General Information Algorithms
are the mainstay of modern computer programming. Some algorithms--such as
specific methods for sorting data, encrypting information, or creating
sorted lists of information--are taught to students in computer science
courses, and are considered common knowledge amongst computer programmers.
Other algorithms--like the methods used by the Federal Government to
encrypt and protect government secrets--are proprietary information
created by programmers to solve specific problems. Follow the links below
to learn more about algorithms.
Specific algorithms John
Horton Conway designed an algorithm he calls "Doomsday", which
predicts the day of the week for any date. Read about it at Rudy
Limeback's Web site, http://rudy.ca/doomsday.html.
Computer algorithms are frequently employed for sorting and searching.
Thomas Niemann provides an intuitive approach to these algorithms in his
sorting and searching algorithm "cookbook" at this website.
A computer can also use algorithms to explore scientific questions.
Find out how algorithms are being applied to the fields of evolution and
genetic research at http://www.obitko.com/tutorials/genetic-algorithms/. You might want to visit the Stony
Brook Algorithm Repository where you will find a collection of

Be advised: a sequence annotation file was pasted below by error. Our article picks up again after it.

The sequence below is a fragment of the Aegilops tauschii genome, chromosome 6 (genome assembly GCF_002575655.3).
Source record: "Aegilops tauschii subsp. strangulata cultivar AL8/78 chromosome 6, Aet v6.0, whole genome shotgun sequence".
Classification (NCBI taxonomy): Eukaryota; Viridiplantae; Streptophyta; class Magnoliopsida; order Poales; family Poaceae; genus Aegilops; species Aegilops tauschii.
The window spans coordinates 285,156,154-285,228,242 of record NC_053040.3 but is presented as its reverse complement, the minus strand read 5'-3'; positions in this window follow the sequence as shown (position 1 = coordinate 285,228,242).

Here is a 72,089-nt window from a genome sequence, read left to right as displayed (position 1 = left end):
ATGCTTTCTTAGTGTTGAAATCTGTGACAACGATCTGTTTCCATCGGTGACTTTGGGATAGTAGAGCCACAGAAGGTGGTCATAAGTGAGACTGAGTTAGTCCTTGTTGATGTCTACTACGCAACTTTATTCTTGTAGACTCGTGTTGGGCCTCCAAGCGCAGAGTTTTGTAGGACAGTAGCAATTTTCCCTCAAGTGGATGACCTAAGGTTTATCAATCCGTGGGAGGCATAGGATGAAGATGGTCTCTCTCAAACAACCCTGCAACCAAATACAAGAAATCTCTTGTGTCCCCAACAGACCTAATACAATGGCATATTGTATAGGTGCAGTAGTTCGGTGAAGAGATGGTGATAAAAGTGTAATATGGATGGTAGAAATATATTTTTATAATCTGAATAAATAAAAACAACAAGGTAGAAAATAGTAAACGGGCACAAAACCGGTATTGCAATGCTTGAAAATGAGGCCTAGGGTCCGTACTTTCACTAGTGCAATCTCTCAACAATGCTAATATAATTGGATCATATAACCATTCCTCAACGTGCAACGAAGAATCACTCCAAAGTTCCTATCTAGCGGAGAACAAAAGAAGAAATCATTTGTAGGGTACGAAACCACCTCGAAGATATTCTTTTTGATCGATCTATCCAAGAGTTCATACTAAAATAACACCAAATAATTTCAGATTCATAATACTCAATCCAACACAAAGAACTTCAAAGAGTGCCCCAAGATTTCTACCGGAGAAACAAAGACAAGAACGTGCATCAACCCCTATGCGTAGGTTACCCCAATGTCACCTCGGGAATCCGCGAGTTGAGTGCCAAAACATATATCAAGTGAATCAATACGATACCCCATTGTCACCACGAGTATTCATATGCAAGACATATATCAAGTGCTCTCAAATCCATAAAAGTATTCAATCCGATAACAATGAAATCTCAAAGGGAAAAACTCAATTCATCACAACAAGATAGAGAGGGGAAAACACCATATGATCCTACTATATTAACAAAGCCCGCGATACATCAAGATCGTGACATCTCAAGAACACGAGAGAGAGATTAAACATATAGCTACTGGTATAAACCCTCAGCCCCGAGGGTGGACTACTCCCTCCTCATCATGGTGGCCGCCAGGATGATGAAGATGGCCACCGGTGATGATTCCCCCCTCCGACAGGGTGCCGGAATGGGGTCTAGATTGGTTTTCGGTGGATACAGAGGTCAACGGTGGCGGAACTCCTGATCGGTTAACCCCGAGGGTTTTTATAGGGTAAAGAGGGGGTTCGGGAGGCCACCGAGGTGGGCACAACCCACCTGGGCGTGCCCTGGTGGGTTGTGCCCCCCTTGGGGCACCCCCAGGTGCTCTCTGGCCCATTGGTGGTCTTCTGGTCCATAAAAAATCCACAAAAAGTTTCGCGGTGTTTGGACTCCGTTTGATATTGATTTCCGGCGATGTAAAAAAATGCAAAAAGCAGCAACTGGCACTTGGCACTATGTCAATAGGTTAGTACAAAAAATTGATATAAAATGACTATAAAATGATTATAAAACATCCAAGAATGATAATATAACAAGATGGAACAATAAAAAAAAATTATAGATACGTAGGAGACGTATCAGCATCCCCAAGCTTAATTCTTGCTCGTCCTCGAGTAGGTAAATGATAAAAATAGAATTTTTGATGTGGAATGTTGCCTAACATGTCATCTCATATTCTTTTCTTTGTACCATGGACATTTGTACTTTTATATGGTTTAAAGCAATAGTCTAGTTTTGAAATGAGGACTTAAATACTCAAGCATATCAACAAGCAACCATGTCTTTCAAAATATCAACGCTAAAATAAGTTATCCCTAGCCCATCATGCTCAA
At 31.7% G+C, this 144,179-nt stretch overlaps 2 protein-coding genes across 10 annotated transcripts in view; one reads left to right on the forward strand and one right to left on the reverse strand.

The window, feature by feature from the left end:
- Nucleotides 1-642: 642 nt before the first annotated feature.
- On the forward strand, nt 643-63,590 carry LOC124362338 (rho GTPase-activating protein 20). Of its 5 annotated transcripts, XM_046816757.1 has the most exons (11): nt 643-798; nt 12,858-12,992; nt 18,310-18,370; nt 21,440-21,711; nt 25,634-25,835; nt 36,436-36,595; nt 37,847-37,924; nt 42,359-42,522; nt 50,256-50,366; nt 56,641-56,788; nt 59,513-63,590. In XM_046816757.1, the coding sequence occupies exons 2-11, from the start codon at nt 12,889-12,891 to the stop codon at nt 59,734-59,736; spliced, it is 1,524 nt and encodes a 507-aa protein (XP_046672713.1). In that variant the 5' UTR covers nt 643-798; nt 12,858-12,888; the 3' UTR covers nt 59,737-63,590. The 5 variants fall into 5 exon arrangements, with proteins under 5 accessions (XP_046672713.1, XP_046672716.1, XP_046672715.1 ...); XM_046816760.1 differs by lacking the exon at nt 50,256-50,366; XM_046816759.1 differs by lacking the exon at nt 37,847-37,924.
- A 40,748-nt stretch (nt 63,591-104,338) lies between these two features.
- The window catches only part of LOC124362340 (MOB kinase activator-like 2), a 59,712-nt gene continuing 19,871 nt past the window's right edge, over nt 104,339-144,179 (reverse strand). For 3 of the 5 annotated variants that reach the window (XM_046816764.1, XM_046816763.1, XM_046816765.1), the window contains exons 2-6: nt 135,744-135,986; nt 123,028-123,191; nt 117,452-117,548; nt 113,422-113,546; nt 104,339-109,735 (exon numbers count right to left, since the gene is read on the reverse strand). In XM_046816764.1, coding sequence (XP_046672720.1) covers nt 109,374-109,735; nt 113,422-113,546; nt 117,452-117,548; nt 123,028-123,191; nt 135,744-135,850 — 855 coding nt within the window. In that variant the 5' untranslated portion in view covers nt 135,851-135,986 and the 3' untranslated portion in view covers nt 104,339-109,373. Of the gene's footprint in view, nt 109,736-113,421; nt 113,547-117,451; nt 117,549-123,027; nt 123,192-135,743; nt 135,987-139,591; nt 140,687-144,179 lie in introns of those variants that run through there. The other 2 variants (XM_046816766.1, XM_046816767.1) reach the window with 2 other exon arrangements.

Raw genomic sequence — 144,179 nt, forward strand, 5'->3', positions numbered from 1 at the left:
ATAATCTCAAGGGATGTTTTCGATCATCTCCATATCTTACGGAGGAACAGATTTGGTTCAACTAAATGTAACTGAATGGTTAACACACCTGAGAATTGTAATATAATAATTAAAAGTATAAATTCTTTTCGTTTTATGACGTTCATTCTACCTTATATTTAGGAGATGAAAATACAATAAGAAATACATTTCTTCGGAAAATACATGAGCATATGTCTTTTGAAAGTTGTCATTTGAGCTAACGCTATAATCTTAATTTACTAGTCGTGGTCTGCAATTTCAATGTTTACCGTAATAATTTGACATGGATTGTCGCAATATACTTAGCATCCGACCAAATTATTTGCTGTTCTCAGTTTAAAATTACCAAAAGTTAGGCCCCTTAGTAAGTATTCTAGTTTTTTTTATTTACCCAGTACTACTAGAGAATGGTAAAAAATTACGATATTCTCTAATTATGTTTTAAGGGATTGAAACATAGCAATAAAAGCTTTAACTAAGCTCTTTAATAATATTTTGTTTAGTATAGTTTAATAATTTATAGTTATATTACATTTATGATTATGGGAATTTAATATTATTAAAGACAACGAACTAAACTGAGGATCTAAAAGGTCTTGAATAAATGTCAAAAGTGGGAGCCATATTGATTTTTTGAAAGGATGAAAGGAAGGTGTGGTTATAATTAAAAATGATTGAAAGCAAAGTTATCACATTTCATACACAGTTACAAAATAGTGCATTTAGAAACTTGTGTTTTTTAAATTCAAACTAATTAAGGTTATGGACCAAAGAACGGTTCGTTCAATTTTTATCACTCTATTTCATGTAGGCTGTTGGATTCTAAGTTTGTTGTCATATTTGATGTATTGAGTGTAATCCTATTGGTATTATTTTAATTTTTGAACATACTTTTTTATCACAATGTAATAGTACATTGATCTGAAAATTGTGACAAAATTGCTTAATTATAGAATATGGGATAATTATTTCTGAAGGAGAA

algorithms for more than 70 fundamental problems. A good resource for
exploring specific algorithm questions is the Dictionary
of Algorithms and Data Structures. This dictionary is found at the
National Institute of Standards and Technology website.
Books The classic
text on algorithms is Donald Knuth's Art of Computer Programming
(Addison-Wesley, 1998), now in its third edition (originally published in
the 1970s). So far there are three volumes in this set, but Knuth is
working on volumes four and five. For a progress update, you can connect
to Knuth's home page at www-cs-staff.stanford.edu/~knuth/taocp.html.
A good book about integrating algorithms using an object-oriented
methodology is Design Patterns. You can take a look at it at here.
Additional Links http://math.ucsd.edu/~fan/math188/bonus/park/top5.html
Viewing animations of
algorithms can be an effective way to learn and understand algorithms. At
this web site, you can find links to animations of basic algorithms, such
as sorting, tree, geometric, graph, parallel, and data structure